# CIVTECH 3CS3 Chapter Notes - Chapter 2: Seismic Wave, Subduction, Epicenter

12 views4 pages
Published on 19 Apr 2013
School
McMaster University
Department
Civil Engineering Infrastructure Technology
Course
CIVTECH 3CS3
Chapter 2
Earthquakes
2.1 Introduction
Earthquakes result from the rupture of rocks along a fault
Fault a fracture in the earth’s crust
Seismic Waves the energy formed when rocks on opposite sides of the fault move
Earthquake Magnitude
Epicentre the point on the surface directly above the fault rupture
Richter Scale a decimal number on a scale that represents the size or magnitude of a
quake
See Figure 2.3 on pg 33
Today, the most common unit to measure quakes is Moment Magnitude (Mw), which is
determined:
o From an estimate of the area that ruptured along a fault plane during the quake
o The amount of movement or slippage along the fault
o The rigidity of the rocks near the focus
Magnitude and Frequency of Earthquakes
o See Table 2.3 on page 34
Earthquake Intensity
The intensity depends on magnitude, distance from epicenter, and the nature of the ground
at the site
Modified Mercalli Intensity Scale
o Measures the degree to which an earthquake affects people, property, and the
ground
o Usually shown on maps
o Based on newspaper articles, reports of damage assessment teams, and
questionnaires to residents
2.2 Earthquake Processes
Process of Faulting
Compared to sliding two rough boards past each other two lithospheric plates move past
each other
This rupture produces vibrational energy called seismic waves
Fault Types
o Strike-Slip Faults: displacements are mainly horizontal
o Dip-Slip Faults: displacements are mainly vertical
Classified as a reverse fault or a normal fault (depending on how the earth’s
material moves)
Can also be called thrust faults, which are mostly located in deep-sea
trenches, where they are low-angle reverse faults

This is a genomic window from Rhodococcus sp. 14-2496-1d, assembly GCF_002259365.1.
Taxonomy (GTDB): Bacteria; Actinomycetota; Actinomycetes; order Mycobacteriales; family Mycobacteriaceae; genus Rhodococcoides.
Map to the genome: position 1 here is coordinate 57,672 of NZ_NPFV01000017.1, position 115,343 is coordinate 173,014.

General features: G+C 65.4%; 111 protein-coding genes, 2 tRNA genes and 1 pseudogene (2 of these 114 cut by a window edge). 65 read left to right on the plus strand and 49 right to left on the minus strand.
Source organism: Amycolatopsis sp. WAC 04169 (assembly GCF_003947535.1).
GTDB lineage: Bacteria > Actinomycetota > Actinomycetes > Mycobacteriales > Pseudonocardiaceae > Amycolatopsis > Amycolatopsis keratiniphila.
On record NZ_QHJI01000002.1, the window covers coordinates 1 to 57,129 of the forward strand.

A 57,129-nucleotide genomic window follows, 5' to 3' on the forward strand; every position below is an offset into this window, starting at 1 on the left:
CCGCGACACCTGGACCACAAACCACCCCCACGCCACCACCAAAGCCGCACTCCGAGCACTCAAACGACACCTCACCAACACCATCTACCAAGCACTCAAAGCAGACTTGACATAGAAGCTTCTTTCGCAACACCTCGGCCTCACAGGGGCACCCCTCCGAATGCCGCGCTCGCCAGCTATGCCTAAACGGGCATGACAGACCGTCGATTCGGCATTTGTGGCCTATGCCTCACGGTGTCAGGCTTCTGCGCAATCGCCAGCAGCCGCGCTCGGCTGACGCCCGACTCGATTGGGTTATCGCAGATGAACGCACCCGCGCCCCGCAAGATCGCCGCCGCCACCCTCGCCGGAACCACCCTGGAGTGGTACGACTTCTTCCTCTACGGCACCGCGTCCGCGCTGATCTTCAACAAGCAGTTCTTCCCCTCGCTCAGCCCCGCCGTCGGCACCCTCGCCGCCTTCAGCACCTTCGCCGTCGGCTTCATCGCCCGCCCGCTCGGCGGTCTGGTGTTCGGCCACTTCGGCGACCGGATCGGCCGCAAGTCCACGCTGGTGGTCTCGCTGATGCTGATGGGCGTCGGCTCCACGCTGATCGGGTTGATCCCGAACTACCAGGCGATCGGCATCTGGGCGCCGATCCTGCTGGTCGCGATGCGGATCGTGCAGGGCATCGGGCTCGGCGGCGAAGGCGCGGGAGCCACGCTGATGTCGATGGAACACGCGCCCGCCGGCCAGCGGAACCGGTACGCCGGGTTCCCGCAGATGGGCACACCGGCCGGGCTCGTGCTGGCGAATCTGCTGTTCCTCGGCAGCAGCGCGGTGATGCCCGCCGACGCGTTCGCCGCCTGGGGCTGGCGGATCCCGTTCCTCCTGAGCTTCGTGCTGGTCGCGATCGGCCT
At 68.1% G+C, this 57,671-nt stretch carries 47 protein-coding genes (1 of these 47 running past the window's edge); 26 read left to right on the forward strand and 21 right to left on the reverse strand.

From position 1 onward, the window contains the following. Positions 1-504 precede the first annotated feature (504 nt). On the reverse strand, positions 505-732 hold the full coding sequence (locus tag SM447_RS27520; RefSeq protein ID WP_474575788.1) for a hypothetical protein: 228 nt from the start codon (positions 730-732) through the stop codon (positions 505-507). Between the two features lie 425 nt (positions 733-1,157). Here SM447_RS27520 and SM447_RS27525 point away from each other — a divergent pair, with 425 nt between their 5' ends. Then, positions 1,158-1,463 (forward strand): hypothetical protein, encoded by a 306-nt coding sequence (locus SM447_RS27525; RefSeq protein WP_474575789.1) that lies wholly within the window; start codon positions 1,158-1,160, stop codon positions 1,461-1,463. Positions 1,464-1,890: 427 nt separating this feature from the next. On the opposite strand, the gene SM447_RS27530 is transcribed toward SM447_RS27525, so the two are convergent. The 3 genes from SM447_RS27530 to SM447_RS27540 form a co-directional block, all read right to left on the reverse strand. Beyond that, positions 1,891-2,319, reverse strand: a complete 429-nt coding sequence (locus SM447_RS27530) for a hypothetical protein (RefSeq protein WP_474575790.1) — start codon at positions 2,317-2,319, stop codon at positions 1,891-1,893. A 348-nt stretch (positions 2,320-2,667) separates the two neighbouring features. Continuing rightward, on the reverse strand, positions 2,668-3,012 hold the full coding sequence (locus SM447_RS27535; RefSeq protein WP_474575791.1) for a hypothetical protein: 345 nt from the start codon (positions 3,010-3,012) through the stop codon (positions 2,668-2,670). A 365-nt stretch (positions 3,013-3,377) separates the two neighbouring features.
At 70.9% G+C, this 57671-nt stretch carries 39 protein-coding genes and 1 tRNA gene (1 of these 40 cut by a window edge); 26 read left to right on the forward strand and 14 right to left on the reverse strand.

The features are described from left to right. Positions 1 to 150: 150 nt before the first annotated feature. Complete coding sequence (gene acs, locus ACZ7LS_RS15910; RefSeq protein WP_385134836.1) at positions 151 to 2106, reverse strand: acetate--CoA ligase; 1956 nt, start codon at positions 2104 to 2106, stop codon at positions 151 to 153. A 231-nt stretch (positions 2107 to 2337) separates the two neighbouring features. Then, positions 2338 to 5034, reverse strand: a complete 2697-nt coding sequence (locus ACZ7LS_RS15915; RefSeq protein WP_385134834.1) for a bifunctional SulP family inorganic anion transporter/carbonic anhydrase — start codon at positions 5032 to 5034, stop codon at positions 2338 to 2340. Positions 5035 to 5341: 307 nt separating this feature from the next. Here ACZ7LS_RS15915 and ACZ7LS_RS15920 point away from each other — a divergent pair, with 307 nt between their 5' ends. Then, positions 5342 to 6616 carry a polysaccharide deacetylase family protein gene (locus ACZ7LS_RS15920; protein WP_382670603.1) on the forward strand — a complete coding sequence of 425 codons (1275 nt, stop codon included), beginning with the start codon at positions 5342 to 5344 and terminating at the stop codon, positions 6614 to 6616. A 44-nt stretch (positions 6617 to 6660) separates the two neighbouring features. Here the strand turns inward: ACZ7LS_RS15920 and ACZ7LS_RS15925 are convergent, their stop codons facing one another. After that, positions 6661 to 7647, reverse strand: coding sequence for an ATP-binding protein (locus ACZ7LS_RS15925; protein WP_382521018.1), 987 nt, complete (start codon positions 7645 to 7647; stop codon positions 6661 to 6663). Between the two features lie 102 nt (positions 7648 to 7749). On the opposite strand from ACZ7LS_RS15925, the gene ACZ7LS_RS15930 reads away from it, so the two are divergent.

o See Figure 2.12 on pg 40
Unlock document

This preview shows page 1 of the document.
Unlock all 4 pages and 3 million more documents.

## Document Summary

Earthquakes result from the rupture of rocks along a fault. Fault a fracture in the earth"s crust. Seismic waves the energy formed when rocks on opposite sides of the fault move. Epicentre the point on the surface directly above the fault rupture. Richter scale a decimal number on a scale that represents the size or magnitude of a quake. Magnitude and frequency of earthquakes: see table 2. 3 on page 34. The intensity depends on magnitude, distance from epicenter, and the nature of the ground at the site. Modified mercalli intensity scale: measures the degree to which an earthquake affects people, property, and the ground, usually shown on maps, based on newspaper articles, reports of damage assessment teams, and questionnaires to residents. Compared to sliding two rough boards past each other two lithospheric plates move past each other. This rupture produces vibrational energy called seismic waves. Fault types: strike-slip faults: displacements are mainly horizontal, dip-slip faults: displacements are mainly vertical.